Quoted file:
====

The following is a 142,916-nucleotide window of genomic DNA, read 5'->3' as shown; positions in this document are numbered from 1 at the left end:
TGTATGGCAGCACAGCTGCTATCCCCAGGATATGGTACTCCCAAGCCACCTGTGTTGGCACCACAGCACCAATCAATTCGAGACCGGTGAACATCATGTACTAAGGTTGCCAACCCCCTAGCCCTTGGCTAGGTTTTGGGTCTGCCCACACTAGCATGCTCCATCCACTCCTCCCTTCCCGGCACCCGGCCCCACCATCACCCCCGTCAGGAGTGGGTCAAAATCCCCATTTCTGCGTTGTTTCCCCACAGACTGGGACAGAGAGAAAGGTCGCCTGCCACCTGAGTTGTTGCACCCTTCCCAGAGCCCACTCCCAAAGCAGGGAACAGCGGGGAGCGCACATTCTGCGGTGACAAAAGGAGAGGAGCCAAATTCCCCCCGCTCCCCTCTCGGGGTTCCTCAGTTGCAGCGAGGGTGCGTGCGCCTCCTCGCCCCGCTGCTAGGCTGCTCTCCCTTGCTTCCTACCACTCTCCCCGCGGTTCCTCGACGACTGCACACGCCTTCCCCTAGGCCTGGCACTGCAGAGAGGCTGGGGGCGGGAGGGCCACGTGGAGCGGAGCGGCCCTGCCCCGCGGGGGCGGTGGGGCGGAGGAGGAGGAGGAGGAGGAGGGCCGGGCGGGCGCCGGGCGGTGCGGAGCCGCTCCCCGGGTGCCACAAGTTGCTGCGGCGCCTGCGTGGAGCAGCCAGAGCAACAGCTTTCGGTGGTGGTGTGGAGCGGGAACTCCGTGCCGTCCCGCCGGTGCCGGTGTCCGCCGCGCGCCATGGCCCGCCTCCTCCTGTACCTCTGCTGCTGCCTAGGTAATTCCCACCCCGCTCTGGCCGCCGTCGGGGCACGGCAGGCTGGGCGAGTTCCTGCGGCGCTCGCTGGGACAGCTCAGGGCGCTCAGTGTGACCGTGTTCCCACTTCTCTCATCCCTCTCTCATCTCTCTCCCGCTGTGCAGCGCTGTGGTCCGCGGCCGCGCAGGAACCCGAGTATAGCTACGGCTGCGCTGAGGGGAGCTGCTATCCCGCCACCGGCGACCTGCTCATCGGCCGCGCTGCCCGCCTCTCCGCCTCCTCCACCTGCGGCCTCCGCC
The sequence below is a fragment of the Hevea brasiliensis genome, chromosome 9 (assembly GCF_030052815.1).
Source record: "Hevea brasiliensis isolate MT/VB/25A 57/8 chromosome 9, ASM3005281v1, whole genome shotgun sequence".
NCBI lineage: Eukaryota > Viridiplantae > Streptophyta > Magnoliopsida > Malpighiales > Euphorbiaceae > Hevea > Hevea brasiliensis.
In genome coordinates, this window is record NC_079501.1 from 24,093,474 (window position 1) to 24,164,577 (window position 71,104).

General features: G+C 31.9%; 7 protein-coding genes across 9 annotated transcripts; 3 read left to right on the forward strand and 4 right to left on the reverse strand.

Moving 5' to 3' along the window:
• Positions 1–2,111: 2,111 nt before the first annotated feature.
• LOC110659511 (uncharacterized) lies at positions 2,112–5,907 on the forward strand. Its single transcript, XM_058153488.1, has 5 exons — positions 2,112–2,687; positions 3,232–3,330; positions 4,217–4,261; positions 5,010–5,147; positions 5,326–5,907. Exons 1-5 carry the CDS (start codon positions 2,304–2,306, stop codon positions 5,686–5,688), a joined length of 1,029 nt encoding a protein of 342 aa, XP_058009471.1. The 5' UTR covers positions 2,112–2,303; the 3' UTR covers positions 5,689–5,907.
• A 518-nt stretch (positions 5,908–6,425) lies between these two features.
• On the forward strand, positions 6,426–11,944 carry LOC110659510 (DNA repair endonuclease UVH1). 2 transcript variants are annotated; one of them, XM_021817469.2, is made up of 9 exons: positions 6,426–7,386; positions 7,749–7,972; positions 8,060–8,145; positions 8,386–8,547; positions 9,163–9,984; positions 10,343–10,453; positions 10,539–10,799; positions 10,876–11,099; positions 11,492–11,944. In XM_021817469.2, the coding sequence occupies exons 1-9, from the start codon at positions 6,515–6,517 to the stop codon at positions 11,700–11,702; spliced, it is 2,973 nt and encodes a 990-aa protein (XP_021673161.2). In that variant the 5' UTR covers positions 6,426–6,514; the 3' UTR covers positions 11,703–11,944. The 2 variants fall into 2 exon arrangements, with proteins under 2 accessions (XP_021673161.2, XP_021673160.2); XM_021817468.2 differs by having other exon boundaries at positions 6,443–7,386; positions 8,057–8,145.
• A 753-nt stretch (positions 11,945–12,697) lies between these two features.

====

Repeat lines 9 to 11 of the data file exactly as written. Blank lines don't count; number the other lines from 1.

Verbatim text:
• Positions 1–2,111: 2,111 nt before the first annotated feature.
• LOC110659511 (uncharacterized) lies at positions 2,112–5,907 on the forward strand. Its single transcript, XM_058153488.1, has 5 exons — positions 2,112–2,687; positions 3,232–3,330; positions 4,217–4,261; positions 5,010–5,147; positions 5,326–5,907. Exons 1-5 carry the CDS (start codon positions 2,304–2,306, stop codon positions 5,686–5,688), a joined length of 1,029 nt encoding a protein of 342 aa, XP_058009471.1. The 5' UTR covers positions 2,112–2,303; the 3' UTR covers positions 5,689–5,907.
• A 518-nt stretch (positions 5,908–6,425) lies between these two features.